Monday, 5th March 2001.
Early in the afternoon I caught a bus out to Cherokee Heights Middle School,
where Tara was doing her prac teaching. I arrived at the beginning of the final
period of the day, and successfully found the science class where Tara was
I'd forgotten what it was like to be in grade 8. All the girls were taller than
the boys, learning was secondary and socialising was of the Utmost Importance.
Tara introduced me at the beginning of the class, and towards the end of the
lesson Tara called a halt to proceedings and we had a little question-and-answer
Thankfully the students had never heard of Neighbours. Instead I was grilled on Survivor
II, which they told me is set in Australia. They didn't know a great deal about
Australia, but hey they're 13 years old, they're probably more concerned about
body hair and things like that. They were amazed that I was visiting Madison, which
they considered to be the arse-end of nowhere. I told them to quit their bitchin',
since I was brought up in Evandale (pop. 800). Not that there's anything wrong with
Evandale, it's just that if you're looking for somewhere that's nowhere near the
action, then a small town in rural Tasmania is a good start.
After my interrogation Tara and I went to a kosher bakery run by Mr Donutman.
(possibly not his real name) "We're just finishing up," he said.
"Oh, are you closing?" asked Tara, a little disappointed.
"No, no," he said, "Come back in about an hour and they'll all be ready. The donuts,
that is." So we left to do some grocery shopping.
An hour later we returned. "You're back!" he said. "What would you like? We've
got some fresh cake donuts."
Tara wrinkled her nose. "Cake donuts? I don't really like them."
"You're probably thinking about cake donuts that you get in supermarkets and the like.
Here, try this!" he said, thrusting a still-warm donut towards us. We had half each,
and it was gooooood.
"You like it?" asked Mr Donutman.
"Oh yeah!" we said.
"Well how about a sour cream donut?" He grabbed a donut from the rack behind him
and slapped it down in front of us. Again, it was yum. Chocolate donut?
Magnificent! Tara ended up buying a boxful. All the while Mr Donutman was telling
us all about his business, he could talk the hind leg off a donkey.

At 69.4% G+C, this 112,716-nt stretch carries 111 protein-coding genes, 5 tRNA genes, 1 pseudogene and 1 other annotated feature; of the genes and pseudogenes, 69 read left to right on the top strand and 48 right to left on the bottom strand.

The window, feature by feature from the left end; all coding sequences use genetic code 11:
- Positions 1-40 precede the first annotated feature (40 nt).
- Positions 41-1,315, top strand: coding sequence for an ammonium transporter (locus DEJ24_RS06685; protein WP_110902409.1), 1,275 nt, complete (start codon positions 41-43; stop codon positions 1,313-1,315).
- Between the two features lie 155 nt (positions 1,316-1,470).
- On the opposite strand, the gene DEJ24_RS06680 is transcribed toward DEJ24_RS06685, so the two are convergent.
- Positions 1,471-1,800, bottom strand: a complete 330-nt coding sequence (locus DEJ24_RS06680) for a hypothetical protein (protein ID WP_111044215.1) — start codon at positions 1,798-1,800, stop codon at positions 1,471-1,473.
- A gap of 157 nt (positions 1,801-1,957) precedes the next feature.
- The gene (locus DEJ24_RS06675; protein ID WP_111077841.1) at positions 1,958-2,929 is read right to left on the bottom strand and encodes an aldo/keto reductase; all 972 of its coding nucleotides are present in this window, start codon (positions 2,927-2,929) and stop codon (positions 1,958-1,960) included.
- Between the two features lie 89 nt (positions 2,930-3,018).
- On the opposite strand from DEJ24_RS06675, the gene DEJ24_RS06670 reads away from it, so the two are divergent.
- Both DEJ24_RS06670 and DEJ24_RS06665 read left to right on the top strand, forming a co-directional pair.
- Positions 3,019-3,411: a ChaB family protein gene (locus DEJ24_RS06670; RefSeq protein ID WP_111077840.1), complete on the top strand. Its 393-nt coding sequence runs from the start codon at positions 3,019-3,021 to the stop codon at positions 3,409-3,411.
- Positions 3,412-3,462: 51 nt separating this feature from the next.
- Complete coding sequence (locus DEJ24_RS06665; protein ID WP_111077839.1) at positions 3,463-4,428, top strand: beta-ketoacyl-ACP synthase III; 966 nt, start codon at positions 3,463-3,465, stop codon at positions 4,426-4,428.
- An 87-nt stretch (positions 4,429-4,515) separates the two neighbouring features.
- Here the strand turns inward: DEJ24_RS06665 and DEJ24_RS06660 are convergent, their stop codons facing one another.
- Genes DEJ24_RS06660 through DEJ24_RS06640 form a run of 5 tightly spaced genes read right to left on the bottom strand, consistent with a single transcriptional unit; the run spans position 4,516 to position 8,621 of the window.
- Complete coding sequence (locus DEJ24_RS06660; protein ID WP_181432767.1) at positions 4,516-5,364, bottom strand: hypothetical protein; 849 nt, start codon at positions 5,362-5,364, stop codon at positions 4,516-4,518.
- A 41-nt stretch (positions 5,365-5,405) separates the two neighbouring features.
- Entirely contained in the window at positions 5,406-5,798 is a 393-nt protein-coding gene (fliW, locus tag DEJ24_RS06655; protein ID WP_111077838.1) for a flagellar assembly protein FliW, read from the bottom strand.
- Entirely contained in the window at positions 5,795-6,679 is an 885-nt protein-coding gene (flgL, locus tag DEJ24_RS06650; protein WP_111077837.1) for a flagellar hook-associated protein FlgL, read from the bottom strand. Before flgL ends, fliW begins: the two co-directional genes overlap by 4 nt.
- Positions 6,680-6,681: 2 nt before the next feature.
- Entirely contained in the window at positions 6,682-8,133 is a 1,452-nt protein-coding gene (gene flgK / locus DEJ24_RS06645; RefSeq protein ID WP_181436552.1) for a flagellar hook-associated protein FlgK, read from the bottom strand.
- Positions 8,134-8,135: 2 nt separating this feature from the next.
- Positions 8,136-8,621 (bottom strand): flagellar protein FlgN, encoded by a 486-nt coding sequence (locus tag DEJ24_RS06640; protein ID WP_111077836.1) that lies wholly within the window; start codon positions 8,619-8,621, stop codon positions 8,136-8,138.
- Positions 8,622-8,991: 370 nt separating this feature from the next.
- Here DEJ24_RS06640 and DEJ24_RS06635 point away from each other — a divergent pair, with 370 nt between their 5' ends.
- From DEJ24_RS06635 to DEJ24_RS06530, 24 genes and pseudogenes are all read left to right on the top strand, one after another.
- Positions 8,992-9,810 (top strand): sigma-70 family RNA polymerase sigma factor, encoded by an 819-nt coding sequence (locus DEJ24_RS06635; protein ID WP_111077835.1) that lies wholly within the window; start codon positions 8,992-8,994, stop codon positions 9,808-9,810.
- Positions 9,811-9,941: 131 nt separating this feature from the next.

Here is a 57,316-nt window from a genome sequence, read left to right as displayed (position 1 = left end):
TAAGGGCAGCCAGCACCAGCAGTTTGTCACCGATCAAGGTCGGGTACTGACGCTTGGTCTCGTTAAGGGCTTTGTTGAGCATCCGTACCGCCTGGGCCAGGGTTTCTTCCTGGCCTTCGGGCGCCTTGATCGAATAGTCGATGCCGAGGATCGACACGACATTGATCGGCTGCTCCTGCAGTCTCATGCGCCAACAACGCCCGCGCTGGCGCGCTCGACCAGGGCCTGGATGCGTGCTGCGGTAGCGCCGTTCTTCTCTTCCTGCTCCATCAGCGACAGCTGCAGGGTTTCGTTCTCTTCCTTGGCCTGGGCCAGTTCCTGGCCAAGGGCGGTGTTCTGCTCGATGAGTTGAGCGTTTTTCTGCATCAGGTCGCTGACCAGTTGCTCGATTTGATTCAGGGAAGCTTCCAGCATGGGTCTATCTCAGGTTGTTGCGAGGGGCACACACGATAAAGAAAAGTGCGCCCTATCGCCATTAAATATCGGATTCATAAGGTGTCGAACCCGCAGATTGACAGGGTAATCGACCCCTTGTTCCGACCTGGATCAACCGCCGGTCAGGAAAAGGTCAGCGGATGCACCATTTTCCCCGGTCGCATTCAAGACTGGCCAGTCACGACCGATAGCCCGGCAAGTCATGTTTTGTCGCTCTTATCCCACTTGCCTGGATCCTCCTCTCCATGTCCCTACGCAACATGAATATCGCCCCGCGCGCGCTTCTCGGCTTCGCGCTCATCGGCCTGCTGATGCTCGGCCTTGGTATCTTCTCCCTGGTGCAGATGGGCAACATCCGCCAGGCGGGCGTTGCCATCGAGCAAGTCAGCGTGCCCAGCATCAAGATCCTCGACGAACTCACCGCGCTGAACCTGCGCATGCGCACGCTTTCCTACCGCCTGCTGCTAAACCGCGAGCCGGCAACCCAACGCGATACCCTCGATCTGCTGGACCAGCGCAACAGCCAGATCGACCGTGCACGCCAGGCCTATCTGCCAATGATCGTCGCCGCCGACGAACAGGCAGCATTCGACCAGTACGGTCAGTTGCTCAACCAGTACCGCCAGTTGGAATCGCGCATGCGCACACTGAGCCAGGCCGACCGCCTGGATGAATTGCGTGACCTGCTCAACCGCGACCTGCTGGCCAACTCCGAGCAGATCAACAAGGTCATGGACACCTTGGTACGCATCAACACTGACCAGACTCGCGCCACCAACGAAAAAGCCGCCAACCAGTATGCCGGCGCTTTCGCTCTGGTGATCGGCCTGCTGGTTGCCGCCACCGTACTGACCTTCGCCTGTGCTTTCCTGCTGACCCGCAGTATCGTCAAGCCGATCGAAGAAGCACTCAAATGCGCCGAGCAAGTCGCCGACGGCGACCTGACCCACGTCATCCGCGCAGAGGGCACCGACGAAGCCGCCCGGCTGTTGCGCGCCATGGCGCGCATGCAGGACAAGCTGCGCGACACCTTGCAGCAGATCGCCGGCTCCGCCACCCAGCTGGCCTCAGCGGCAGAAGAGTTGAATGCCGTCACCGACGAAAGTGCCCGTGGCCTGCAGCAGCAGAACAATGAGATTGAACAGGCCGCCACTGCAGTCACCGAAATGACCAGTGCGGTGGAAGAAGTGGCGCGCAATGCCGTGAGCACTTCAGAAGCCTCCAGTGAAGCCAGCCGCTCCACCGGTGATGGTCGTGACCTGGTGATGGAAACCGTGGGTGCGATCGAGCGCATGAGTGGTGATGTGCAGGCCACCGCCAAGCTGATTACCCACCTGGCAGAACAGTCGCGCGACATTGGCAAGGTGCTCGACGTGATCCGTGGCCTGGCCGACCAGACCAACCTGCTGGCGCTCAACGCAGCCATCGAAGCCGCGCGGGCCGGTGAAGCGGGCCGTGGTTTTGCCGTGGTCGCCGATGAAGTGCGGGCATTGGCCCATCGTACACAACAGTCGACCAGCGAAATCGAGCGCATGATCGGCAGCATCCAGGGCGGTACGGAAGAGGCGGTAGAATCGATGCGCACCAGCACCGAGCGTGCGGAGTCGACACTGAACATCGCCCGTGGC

Loaded up with food and donuts, we decided to rent a video. Neither of us had seen
The Matrix, so we rented that. The video rental joint was in a dodgy part of
town. Next to the video store was a "Cheques Cashed" kinda place. As we walked out
there were three huge black blokes sitting in a pick-up truck. A couple had
balaclavas on. Just as we made it to Tara's car (parked next to the pick-up truck)
one of the blokes got out and walked into the "Cheques Cashed" joint. We decided that
it looked like a bad scene, so we made like a tree and left. Eh?
(he was probably wearing the balaclava because it was cold.)
Back at Tara's (after enduring a painful impersonation of Barney the purple
dinosaur after dinner next door) we found a video Tara compiled while she was in Tasmania.
And what a classic it was. There was a promo video done for Launceston College, and
various snippets from Northern Tasmanian tv. There were some clips from Southern
Cross News, including coverage of the Independent Schools Swimming Championships from
Windmill Hill pool! It gets better - the commentary (yes, there was commentary!) was
done by Ray James.
For those of you unfamiliar with Ray James' work, allow me to shed some light on
the legend of Raincoat Ray.
Ray James was an excitable sports presenter. He'd been around for years when
I was a kid. Ray could usually be found doing sports reporting for the nightly
news, or doing something for the Sunday morning sports show. The Sunday morning
sports show would be a compilation of the week's sporting action, plus magazine-style
segments, I'm sure you're familiar with the format. There would be highlights from
the state and regional football leagues: the TFL, NTFL (or whatever it was called at
the time), and NWFU. For me, it was during
these highlights packages that Raincoat Ray used to shine. What he would have to do
is provide commentary for the highlights. After the match had been completed. The
highlights would be edited, and Ray would then script his commentary.
Problem was, he would say the same thing Every Single Time! He would be describing
play, his voice getting higher and higher with post-match excitement, and then as the
player shot for goal, Ray would say something like:
"...gathered by Williams. Williams snaps, and snaps truly!"